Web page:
ST. LOUIS, MO – Prominent white supremacist Dan Donelan, whose faith in the superiority of white people shapes every facet of his life and behavior, may be reconsidering his beliefs based on local white teen Tyler – who is seemingly not growing up to be “supreme.”
“We like to give ‘em a few years to get past the awkward stage, and he’s white and everything, but is he…. Supreme?” Donelan asks. “My beliefs didn’t prepare me for this moment.”
Tyler, an aspiring photographer and ardent Simone Biles fan, isn’t yet aware of his community’s concerns. “White people are absolutely the best! But I think there’s room at the top for other races to be the best, too,” Tyler explains. “Like Simone Biles! She’s clearly the best in her field, and so smart in interviews.”
“His pride in his whiteness seems secondary to how much he wants to talk about Simone Biles,” Donelan wrote in a cautionary letter to Tyler’s parents. “If everyone else in our community is supreme, he’s a single topping. And it’s bell peppers.”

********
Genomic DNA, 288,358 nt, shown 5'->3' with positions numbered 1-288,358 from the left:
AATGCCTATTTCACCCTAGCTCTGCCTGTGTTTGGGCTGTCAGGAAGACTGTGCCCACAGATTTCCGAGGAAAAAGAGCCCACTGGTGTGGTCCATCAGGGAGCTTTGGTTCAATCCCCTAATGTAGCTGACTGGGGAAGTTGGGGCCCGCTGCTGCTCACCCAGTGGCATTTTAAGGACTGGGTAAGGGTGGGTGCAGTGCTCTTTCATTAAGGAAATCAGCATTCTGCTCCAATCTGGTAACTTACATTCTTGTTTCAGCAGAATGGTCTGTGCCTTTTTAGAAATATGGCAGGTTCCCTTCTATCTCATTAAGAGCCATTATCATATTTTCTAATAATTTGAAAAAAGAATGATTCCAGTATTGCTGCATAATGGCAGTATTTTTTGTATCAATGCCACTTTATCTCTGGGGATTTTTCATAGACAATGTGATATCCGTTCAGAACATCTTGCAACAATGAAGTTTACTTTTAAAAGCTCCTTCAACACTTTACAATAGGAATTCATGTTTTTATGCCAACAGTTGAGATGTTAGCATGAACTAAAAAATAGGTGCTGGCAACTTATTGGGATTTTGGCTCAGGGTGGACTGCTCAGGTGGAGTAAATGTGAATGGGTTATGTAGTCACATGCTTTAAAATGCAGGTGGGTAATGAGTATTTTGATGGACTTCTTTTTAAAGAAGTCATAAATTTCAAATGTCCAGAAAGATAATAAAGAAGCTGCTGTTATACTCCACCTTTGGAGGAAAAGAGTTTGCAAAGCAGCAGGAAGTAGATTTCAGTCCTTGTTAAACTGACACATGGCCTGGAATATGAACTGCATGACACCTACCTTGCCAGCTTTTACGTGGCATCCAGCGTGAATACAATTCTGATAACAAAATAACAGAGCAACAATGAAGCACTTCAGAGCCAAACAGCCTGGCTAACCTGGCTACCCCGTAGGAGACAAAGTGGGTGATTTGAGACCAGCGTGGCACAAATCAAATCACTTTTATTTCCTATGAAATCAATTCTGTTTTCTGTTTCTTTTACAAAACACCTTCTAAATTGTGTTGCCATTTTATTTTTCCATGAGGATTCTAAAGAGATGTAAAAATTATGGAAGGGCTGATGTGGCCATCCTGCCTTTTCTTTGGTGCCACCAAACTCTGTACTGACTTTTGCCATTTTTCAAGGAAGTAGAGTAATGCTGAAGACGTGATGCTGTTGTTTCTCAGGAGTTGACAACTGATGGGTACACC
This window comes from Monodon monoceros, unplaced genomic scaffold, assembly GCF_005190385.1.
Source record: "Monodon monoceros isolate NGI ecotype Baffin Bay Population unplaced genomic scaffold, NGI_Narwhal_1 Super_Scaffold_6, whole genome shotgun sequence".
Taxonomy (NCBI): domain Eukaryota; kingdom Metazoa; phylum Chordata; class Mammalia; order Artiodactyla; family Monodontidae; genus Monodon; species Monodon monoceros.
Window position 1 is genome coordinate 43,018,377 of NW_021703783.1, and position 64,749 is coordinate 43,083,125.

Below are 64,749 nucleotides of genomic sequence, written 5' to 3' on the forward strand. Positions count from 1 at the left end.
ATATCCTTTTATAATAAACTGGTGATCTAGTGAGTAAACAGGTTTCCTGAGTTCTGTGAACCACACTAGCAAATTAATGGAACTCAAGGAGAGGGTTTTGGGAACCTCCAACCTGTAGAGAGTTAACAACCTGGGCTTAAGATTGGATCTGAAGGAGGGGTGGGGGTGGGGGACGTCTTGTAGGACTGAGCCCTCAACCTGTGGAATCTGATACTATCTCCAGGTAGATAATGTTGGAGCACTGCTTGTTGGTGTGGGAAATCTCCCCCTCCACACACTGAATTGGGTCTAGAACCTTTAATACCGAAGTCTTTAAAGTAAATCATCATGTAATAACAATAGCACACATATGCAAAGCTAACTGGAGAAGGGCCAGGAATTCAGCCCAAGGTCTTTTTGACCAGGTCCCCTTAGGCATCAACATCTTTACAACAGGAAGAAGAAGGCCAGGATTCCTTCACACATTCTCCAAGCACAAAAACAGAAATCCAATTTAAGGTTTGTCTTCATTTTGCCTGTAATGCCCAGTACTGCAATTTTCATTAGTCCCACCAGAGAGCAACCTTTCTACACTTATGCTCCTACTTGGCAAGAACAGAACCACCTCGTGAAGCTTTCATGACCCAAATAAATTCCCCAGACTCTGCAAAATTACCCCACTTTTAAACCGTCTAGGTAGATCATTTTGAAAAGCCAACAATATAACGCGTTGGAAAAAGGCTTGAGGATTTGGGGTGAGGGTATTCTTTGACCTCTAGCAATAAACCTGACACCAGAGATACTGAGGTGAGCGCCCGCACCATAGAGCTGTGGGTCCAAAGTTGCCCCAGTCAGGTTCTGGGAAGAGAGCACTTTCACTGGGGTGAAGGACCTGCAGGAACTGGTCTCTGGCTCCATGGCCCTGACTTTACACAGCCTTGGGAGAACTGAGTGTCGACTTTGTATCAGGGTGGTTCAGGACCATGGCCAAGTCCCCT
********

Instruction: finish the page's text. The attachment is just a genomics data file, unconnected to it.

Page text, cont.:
Tyler’s parents share Donelan’s concern, but are hesitant to push Tyler in any direction. “You know teenagers,” his mother insists. “When their parents want them to, suddenly it’s ‘not cool.’ They need to find white nationalism and violent hatred on their own.”
Donelan wants to address Tyler’s inclusion in (and possible exclusion from) their community activities at his next meeting. At that same meeting, Tyler intends to propose sending a group letter to Simone Biles.
“The way she’s fought so hard to get to where she is is really inspiring,” Tyler beams. “I think she could help rally our community when times are tough.” He is also bringing a poster to hang by their meeting’s snack table to remind everyone about the value of hard work and pride in oneself.
“And isn’t pride in yourself what white nationalism is all about?” He muses. “Yes. Yes it is.”